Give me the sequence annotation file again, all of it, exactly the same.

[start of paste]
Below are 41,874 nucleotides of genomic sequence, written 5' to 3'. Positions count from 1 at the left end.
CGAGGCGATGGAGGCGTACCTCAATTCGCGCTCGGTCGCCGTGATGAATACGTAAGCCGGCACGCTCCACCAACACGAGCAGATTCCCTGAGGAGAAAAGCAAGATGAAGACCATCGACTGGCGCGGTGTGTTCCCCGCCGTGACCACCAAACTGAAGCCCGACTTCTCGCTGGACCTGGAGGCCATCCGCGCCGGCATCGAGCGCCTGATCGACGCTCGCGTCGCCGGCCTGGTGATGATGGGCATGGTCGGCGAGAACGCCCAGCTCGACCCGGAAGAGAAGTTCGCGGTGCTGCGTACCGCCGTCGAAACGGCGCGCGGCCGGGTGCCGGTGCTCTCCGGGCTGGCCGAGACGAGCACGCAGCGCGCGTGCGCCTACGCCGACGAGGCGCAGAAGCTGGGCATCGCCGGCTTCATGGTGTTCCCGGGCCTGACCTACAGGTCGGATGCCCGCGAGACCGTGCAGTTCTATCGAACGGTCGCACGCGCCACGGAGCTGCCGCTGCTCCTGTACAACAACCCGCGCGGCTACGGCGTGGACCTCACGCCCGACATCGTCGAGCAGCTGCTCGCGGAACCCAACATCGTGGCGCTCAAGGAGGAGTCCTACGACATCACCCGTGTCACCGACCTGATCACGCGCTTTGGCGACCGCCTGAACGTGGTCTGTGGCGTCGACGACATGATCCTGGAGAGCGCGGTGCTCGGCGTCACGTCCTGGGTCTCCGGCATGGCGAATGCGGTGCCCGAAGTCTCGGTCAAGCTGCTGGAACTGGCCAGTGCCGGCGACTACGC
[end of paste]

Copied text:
Below are 41,874 nucleotides of genomic sequence, written 5' to 3'. Positions count from 1 at the left end.
CGAGGCGATGGAGGCGTACCTCAATTCGCGCTCGGTCGCCGTGATGAATACGTAAGCCGGCACGCTCCACCAACACGAGCAGATTCCCTGAGGAGAAAAGCAAGATGAAGACCATCGACTGGCGCGGTGTGTTCCCCGCCGTGACCACCAAACTGAAGCCCGACTTCTCGCTGGACCTGGAGGCCATCCGCGCCGGCATCGAGCGCCTGATCGACGCTCGCGTCGCCGGCCTGGTGATGATGGGCATGGTCGGCGAGAACGCCCAGCTCGACCCGGAAGAGAAGTTCGCGGTGCTGCGTACCGCCGTCGAAACGGCGCGCGGCCGGGTGCCGGTGCTCTCCGGGCTGGCCGAGACGAGCACGCAGCGCGCGTGCGCCTACGCCGACGAGGCGCAGAAGCTGGGCATCGCCGGCTTCATGGTGTTCCCGGGCCTGACCTACAGGTCGGATGCCCGCGAGACCGTGCAGTTCTATCGAACGGTCGCACGCGCCACGGAGCTGCCGCTGCTCCTGTACAACAACCCGCGCGGCTACGGCGTGGACCTCACGCCCGACATCGTCGAGCAGCTGCTCGCGGAACCCAACATCGTGGCGCTCAAGGAGGAGTCCTACGACATCACCCGTGTCACCGACCTGATCACGCGCTTTGGCGACCGCCTGAACGTGGTCTGTGGCGTCGACGACATGATCCTGGAGAGCGCGGTGCTCGGCGTCACGTCCTGGGTCTCCGGCATGGCGAATGCGGTGCCCGAAGTCTCGGTCAAGCTGCTGGAACTGGCCAGTGCCGGCGACTACGC